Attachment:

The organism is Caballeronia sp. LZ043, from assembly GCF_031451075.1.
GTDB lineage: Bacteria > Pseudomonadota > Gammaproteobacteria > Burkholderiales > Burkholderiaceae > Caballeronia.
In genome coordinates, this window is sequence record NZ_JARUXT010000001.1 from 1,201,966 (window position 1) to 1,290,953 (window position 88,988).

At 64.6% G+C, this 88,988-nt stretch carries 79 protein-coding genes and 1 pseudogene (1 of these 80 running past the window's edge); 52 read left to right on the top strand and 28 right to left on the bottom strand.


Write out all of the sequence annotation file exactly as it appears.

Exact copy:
The organism is Caballeronia sp. LZ043, from assembly GCF_031451075.1.
GTDB lineage: Bacteria > Pseudomonadota > Gammaproteobacteria > Burkholderiales > Burkholderiaceae > Caballeronia.
In genome coordinates, this window is sequence record NZ_JARUXT010000001.1 from 1,201,966 (window position 1) to 1,290,953 (window position 88,988).

At 64.6% G+C, this 88,988-nt stretch carries 79 protein-coding genes and 1 pseudogene (1 of these 80 running past the window's edge); 52 read left to right on the top strand and 28 right to left on the bottom strand.